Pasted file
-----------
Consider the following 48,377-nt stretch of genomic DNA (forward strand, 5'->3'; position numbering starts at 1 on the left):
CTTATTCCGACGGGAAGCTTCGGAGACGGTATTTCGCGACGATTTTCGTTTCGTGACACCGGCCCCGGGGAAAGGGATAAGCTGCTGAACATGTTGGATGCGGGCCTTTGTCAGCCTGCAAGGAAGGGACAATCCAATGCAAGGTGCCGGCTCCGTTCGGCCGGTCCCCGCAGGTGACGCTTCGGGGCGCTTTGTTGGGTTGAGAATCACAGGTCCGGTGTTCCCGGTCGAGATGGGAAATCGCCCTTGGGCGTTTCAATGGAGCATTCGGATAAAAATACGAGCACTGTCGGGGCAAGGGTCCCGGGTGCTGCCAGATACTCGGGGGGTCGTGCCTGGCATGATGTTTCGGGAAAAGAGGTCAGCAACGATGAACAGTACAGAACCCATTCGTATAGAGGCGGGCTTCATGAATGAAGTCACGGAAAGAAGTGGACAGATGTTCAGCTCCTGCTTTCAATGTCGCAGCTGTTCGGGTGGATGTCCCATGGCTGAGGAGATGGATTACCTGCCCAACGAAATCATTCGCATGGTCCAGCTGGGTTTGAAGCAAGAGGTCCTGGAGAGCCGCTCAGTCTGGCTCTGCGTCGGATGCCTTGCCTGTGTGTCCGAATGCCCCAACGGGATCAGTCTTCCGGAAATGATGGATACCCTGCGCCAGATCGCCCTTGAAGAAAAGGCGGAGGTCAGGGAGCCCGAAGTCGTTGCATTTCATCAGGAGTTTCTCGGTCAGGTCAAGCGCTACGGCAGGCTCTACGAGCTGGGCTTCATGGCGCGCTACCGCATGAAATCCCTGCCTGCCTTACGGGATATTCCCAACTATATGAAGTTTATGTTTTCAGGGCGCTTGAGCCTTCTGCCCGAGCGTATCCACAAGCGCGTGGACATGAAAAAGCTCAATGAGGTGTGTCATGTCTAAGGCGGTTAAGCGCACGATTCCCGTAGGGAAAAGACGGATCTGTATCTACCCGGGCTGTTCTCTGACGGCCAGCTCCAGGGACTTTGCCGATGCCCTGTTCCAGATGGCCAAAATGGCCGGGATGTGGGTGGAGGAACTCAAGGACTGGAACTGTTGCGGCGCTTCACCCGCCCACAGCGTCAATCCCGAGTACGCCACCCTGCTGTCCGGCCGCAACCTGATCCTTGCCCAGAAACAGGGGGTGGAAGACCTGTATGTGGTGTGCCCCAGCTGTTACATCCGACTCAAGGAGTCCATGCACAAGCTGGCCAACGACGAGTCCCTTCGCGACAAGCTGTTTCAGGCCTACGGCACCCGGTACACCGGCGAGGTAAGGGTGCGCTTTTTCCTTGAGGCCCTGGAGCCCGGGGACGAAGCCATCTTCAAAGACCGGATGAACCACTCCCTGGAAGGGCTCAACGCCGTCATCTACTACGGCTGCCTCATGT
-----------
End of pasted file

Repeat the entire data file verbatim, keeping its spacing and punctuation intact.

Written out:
Consider the following 48,377-nt stretch of genomic DNA (forward strand, 5'->3'; position numbering starts at 1 on the left):
CTTATTCCGACGGGAAGCTTCGGAGACGGTATTTCGCGACGATTTTCGTTTCGTGACACCGGCCCCGGGGAAAGGGATAAGCTGCTGAACATGTTGGATGCGGGCCTTTGTCAGCCTGCAAGGAAGGGACAATCCAATGCAAGGTGCCGGCTCCGTTCGGCCGGTCCCCGCAGGTGACGCTTCGGGGCGCTTTGTTGGGTTGAGAATCACAGGTCCGGTGTTCCCGGTCGAGATGGGAAATCGCCCTTGGGCGTTTCAATGGAGCATTCGGATAAAAATACGAGCACTGTCGGGGCAAGGGTCCCGGGTGCTGCCAGATACTCGGGGGGTCGTGCCTGGCATGATGTTTCGGGAAAAGAGGTCAGCAACGATGAACAGTACAGAACCCATTCGTATAGAGGCGGGCTTCATGAATGAAGTCACGGAAAGAAGTGGACAGATGTTCAGCTCCTGCTTTCAATGTCGCAGCTGTTCGGGTGGATGTCCCATGGCTGAGGAGATGGATTACCTGCCCAACGAAATCATTCGCATGGTCCAGCTGGGTTTGAAGCAAGAGGTCCTGGAGAGCCGCTCAGTCTGGCTCTGCGTCGGATGCCTTGCCTGTGTGTCCGAATGCCCCAACGGGATCAGTCTTCCGGAAATGATGGATACCCTGCGCCAGATCGCCCTTGAAGAAAAGGCGGAGGTCAGGGAGCCCGAAGTCGTTGCATTTCATCAGGAGTTTCTCGGTCAGGTCAAGCGCTACGGCAGGCTCTACGAGCTGGGCTTCATGGCGCGCTACCGCATGAAATCCCTGCCTGCCTTACGGGATATTCCCAACTATATGAAGTTTATGTTTTCAGGGCGCTTGAGCCTTCTGCCCGAGCGTATCCACAAGCGCGTGGACATGAAAAAGCTCAATGAGGTGTGTCATGTCTAAGGCGGTTAAGCGCACGATTCCCGTAGGGAAAAGACGGATCTGTATCTACCCGGGCTGTTCTCTGACGGCCAGCTCCAGGGACTTTGCCGATGCCCTGTTCCAGATGGCCAAAATGGCCGGGATGTGGGTGGAGGAACTCAAGGACTGGAACTGTTGCGGCGCTTCACCCGCCCACAGCGTCAATCCCGAGTACGCCACCCTGCTGTCCGGCCGCAACCTGATCCTTGCCCAGAAACAGGGGGTGGAAGACCTGTATGTGGTGTGCCCCAGCTGTTACATCCGACTCAAGGAGTCCATGCACAAGCTGGCCAACGACGAGTCCCTTCGCGACAAGCTGTTTCAGGCCTACGGCACCCGGTACACCGGCGAGGTAAGGGTGCGCTTTTTCCTTGAGGCCCTGGAGCCCGGGGACGAAGCCATCTTCAAAGACCGGATGAACCACTCCCTGGAAGGGCTCAACGCCGTCATCTACTACGGCTGCCTCATGT